How much you should post on Facebook? It’s one of the most consistent questions we get asked when working with publishers. And just like everything else, the answer is a frustrating “it depends.”However, there are some guiding principals that you can use to help you come to a conclusion.

We already have a more in-depth look, but we’re here to give you the TL;DR version.

Anybody who has ever done Facebook strategy knows it’s not just about how much you post to Facebook, but when you post and what you post. These two components can help you strike a critical balance between giving your audience enough and not enough content. Here are the factors that need consideration:

  • How much new content you’re creating and how much evergreen content you have
  • The Reach of your current posts
  • When your audience is online and engaging with your Page

How do I assess my content?

So, the answer is this: Take a step by step look at what you have and how much real estate you have before you figure out how much you should post to Facebook.

First, Look at how much content your team created on a daily basis. Let’s say your team produces about 20 pieces of new content per day.

Second, evaluate your evergreen database. Do you regularly produce content that has a long shelf-life and is consistently relevant for recirculation? If you’re not sure how to do this, here are some ideas. If you have content and don’t know how to recirculate it, here are some tips. If you’re ready outsource that and make the most of your hard-to-fill posting slots, TrueAnthem can set up an automation schedule that maximizes your evergreen content.

Third, figure out when your audience is online. There’s a simple Facebook API pull that can tell you when your users are engaging with your content. It’s really important to know this. Reread this post, and match up your cadence to when your audience is online.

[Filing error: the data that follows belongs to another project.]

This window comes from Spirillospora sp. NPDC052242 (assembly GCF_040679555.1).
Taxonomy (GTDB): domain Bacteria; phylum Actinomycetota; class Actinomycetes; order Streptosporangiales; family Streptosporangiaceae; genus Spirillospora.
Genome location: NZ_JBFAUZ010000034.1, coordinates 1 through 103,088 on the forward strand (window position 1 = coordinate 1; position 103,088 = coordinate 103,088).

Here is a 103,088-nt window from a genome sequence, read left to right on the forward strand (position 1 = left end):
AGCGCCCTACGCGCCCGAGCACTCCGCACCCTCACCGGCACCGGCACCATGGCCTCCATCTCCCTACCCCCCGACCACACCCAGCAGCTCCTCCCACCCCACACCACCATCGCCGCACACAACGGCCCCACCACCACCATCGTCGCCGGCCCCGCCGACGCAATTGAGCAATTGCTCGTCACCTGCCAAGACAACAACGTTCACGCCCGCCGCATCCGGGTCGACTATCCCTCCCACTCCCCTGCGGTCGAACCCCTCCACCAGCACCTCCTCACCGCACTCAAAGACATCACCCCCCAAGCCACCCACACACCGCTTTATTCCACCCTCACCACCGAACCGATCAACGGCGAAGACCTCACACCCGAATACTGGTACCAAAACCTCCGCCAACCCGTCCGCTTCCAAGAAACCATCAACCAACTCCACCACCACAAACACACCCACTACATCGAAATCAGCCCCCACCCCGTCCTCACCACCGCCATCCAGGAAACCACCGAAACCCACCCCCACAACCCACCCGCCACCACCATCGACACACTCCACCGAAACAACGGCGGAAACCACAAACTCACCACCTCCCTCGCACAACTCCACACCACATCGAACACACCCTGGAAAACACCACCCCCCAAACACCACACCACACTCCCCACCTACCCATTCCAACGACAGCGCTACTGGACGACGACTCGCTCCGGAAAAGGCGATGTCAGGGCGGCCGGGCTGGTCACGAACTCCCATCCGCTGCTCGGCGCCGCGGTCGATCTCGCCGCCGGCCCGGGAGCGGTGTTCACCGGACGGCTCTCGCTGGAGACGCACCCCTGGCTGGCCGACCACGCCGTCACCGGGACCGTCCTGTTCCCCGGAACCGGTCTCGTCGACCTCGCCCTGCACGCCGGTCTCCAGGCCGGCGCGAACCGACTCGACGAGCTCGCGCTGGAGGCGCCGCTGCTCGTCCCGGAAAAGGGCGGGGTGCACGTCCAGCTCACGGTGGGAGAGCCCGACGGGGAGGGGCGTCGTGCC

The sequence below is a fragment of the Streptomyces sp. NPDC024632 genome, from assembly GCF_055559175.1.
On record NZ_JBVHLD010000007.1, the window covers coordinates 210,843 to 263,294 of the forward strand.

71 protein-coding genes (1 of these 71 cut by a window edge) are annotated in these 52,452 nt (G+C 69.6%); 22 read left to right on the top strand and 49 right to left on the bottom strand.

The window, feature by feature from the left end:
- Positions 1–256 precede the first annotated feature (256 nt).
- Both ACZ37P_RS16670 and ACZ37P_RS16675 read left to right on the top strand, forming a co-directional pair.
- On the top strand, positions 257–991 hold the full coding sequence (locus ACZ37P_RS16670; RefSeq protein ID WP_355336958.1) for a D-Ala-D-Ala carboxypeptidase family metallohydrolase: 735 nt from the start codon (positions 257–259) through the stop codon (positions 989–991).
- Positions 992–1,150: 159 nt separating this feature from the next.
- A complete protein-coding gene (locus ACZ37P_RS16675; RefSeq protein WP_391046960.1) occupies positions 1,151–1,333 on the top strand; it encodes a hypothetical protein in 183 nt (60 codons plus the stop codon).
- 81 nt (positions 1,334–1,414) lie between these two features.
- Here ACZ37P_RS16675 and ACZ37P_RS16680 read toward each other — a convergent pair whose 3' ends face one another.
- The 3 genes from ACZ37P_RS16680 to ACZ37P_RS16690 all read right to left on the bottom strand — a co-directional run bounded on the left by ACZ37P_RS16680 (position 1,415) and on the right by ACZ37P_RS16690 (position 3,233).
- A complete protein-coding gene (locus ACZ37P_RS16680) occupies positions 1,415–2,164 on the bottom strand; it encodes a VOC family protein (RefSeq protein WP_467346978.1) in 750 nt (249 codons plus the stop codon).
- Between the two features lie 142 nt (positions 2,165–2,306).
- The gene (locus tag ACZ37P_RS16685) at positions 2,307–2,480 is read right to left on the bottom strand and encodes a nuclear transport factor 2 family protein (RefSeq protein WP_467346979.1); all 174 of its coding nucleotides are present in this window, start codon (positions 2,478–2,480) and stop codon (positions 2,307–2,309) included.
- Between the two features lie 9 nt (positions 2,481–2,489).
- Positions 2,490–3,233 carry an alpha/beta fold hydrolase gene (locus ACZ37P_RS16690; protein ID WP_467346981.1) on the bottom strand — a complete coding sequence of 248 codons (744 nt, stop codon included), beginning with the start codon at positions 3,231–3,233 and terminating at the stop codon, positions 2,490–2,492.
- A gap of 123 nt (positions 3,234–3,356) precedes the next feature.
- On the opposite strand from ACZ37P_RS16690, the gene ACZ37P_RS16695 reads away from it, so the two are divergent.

How do I figure out how often to post to Facebook?

Once you have the above pieces, you can figure out how much to post. Let’s break it down.

If we’re producing 20 pieces of content a day and have a hefty database of evergreen content to work with you can easily fill 24 slots or so per day. If, for example, we learn that our audience is most engaged between 6pm and 9pm, we know that we can weight our posts during that period.  A good example schedule would look like this:

  • 8am-5pm: Hourly posts. That is 10 throughout the course of the day.
  • 6pm-9pm: Every 30 minutes. 6 posts in that 3 hours stretch.
  • Space your remaining 8 posts out throughout the night and early morning hours, mixing in your evergreen posts to maintain a steady cadence in your off-peak hours.

This approach allows you be consistent through the day, get all of your daily content out, and reuse a steady stream of evergreen content, all while making sure you’re giving your most engaged audience more of your best content in your peak time.

Spending some time looking at this can help you create a daily schedule that works for you and your team, while getting the most out of the audience you’ve built.